There have not been any cases since Colorado began doing risk-limiting audits where a discrepancy was the product of the voting system switching voters or otherwise not working as intended.
Q10. Why do some counties have to audit more ballots in subsequent rounds if their audit boards didn’t report any discrepancies in a target contest?
A10. There are two type of target contests: county and state. County contests are targeted contests that are wholly contained in one county—the evidence gathered for the contest is done on ballots cast within the county only. If discrepancies are reported in this kind of targeted contest that results in more ballots having to be audited, the additional ballots are only selected from ballots cast in that county. State contests are multi-jurisdictional, meaning they take place across more than one county (typically the whole state). Since the evidence of the audit is being gathered in all the participating counties together, if a discrepancy is reported in a state targeted contest that results in more ballots having to be audited, all of the counties that share that race will have a chance of having additional ballots selected to audit.
Q11. What is the difference between a ballot and a ballot card?
A11. A ballot card is a page of the ballot that has two sides. A ballot may consist of one, two, or more ballot cards. For the RLA this is an important distinction because the cast vote record file will have a separate record for each ballot card, not one record for each set of ballot cards. Therefore, the number of ballot cards can be much greater than the number of ballots cast in a county.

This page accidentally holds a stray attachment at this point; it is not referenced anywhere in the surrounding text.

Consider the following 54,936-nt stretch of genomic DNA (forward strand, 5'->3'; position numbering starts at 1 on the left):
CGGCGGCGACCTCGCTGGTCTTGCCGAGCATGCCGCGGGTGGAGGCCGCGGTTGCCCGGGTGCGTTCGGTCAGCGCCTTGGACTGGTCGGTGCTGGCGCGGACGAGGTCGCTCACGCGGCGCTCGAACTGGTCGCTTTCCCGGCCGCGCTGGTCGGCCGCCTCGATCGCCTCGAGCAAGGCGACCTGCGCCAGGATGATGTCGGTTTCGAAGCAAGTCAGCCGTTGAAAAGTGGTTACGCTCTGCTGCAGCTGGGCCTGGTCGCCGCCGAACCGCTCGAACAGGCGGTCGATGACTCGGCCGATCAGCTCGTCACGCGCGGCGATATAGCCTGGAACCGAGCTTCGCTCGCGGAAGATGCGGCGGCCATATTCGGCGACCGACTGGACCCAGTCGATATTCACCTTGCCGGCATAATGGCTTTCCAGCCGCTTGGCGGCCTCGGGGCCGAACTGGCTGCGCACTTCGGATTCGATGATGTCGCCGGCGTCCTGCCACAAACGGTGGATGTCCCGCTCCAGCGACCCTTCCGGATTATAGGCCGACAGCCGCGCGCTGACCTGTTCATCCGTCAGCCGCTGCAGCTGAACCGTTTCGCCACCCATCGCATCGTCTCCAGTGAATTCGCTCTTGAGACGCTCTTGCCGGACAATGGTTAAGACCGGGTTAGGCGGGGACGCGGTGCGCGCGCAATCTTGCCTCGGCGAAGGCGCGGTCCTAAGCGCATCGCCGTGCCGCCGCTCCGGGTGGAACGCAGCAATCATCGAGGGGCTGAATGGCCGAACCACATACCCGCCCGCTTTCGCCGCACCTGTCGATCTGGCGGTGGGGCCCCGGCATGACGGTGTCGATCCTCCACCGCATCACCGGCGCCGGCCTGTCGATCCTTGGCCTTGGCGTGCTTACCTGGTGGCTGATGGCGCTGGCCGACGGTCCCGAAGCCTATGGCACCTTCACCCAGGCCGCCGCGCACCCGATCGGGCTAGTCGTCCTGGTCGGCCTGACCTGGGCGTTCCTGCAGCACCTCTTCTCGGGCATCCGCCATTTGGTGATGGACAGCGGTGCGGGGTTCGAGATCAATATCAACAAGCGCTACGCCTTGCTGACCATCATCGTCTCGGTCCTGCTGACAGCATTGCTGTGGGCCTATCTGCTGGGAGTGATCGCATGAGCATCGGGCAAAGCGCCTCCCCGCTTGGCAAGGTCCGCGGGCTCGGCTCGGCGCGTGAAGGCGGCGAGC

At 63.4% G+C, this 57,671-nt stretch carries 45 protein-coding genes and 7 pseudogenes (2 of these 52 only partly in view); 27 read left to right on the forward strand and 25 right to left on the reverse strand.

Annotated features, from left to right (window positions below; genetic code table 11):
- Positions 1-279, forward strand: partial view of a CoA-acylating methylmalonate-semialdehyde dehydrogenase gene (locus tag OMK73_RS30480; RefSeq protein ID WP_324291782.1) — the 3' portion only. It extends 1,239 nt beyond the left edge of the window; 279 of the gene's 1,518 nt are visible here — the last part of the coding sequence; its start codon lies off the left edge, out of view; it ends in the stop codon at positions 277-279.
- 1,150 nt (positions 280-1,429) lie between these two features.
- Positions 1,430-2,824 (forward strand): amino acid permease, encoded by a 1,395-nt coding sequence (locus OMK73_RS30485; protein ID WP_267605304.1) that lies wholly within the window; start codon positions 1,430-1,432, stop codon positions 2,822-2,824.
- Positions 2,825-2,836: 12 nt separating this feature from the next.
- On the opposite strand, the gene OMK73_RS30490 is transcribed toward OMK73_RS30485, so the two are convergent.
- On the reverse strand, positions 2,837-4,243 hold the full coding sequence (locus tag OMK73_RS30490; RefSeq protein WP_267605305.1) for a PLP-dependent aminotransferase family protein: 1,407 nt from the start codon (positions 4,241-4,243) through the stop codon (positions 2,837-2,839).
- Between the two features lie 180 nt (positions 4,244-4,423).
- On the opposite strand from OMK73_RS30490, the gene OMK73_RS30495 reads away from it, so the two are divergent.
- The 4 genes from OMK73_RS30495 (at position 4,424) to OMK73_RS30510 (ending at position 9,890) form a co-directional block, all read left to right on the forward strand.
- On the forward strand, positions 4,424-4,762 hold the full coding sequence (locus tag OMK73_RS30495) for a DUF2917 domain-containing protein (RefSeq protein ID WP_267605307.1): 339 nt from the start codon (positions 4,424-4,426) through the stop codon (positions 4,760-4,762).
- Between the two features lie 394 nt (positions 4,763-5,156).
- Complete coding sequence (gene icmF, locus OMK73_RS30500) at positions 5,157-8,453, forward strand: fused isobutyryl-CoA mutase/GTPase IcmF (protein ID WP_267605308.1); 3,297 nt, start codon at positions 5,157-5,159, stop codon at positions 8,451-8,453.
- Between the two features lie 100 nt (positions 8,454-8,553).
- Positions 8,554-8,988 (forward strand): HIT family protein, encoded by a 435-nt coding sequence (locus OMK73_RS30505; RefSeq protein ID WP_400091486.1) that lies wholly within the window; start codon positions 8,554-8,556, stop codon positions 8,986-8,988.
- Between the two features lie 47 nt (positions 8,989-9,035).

Q12. Why does Colorado conduct a risk-limiting audit?
A12. In 2009, the Colorado General Assembly began the process of requiring the implementation of risk-limiting audits by enacting 1-7-515, C.R.S. The first audit was delayed a few years as technology caught up to the task. In the 2017 Coordinated Election, all of the counties that use machines to tally votes performed the first statewide risk-limiting audit. Risk- limiting audits are considered by election experts to be the highest standard post-election audits.
Q13. How can I get involved with the audit?
A13. Since the audit is performed at the county level, you can contact your County Clerk and Recorder's office to get involved in the next audit. If you're interested in reports from former audits, you can go to the Secretary of State's audit center.
The Canvass of an Election in Colorado is the accounting of an Election after all eligible and timely ballots are counted and tabulated. This number of ballots cast is compared to the recorded number of registered voters who were checked in as having cast a ballot. All major political parties attend the Canvass after the Election to make inquiries, be in receipt of the Canvass Report from the Clerk & Recorder as the Designated Election Official. Once satisfied, the Canvass Board signs the Canvass signature sheet and the Clerk & Recorder moves to Certify the election results as Official, and issues Certificates of Election to successful candidates and coordinating entities. Official, certified results are transmitted by the County Clerk & Recorder to the Secretary of State by the Statutory deadline after each election.